They rang my mom and told her she would have to come in. She received a fine for the damages and had to fork out £500 [$660]. I refused to attend the meeting, and that day, I ended up getting permanently excluded. I didn't kick up as fuss at the time. I thought it was great. I couldn't wait to brag to my friends about it.

But it didn't quite live up to my expectations: I just spent my days mostly in bed or on MSN. It quickly became boring because all my friends were in school while I was at home. Although I was allowed back for English, maths, and science at the same school, that was it. After those lessons, I had to leave the premises straight away. It's not my proudest moment in life, but you live and learn I guess: I have never let off another fire hose.



I went to boarding school for over six years. I got kicked out in my last year of school. I had struggled with mental-health problems throughout and really hadn't received much support at all. In late 2014, when I was 16, my mental health took a turn for the worst. In January, I overdosed and ended up in the hospital. I was told I could return whenever I wanted. I chose to come back a few days later.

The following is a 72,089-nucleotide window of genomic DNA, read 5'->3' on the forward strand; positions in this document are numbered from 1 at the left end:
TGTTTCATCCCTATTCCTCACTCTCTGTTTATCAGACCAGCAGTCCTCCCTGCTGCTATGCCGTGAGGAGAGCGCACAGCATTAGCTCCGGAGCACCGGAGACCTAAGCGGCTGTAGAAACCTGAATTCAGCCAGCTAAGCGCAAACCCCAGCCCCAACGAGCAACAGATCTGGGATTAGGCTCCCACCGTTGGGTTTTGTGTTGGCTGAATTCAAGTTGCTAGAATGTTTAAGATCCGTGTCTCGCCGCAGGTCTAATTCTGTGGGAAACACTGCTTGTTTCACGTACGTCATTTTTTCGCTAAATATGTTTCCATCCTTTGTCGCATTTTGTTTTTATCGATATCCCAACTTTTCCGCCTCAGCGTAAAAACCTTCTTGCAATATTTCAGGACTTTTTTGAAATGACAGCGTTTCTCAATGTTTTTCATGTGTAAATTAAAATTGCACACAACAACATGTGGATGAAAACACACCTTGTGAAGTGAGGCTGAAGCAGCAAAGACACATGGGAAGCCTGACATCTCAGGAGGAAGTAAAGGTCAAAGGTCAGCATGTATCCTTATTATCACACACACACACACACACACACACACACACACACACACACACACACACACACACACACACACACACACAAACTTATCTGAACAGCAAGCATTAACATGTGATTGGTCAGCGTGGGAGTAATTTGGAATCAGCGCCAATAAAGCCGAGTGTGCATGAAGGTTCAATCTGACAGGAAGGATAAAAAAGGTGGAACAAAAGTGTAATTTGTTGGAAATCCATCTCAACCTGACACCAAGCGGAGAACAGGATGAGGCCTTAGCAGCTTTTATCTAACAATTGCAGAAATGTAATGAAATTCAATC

I went for a meeting with the headteacher, and it became clear she was adamant on getting me to leave. She basically said that she didn't care if I killed myself, but if I was a pupil in the school, it would reflect badly on them. She made it clear that she cared more about the reputation of the school than my health and life. I was allowed to stay for two weeks on the condition I took medication. This was to be a trial period to see if I could handle school. If not, I'd have to leave.

Unfortunately, I had a mock exam that week, and I ended up getting 0 percent, mostly because I was having no sleep because of panic attacks. Although one teacher said that I may be able to resit it, I was called into the head's office where she immediately expelled me, asking me to pack my things.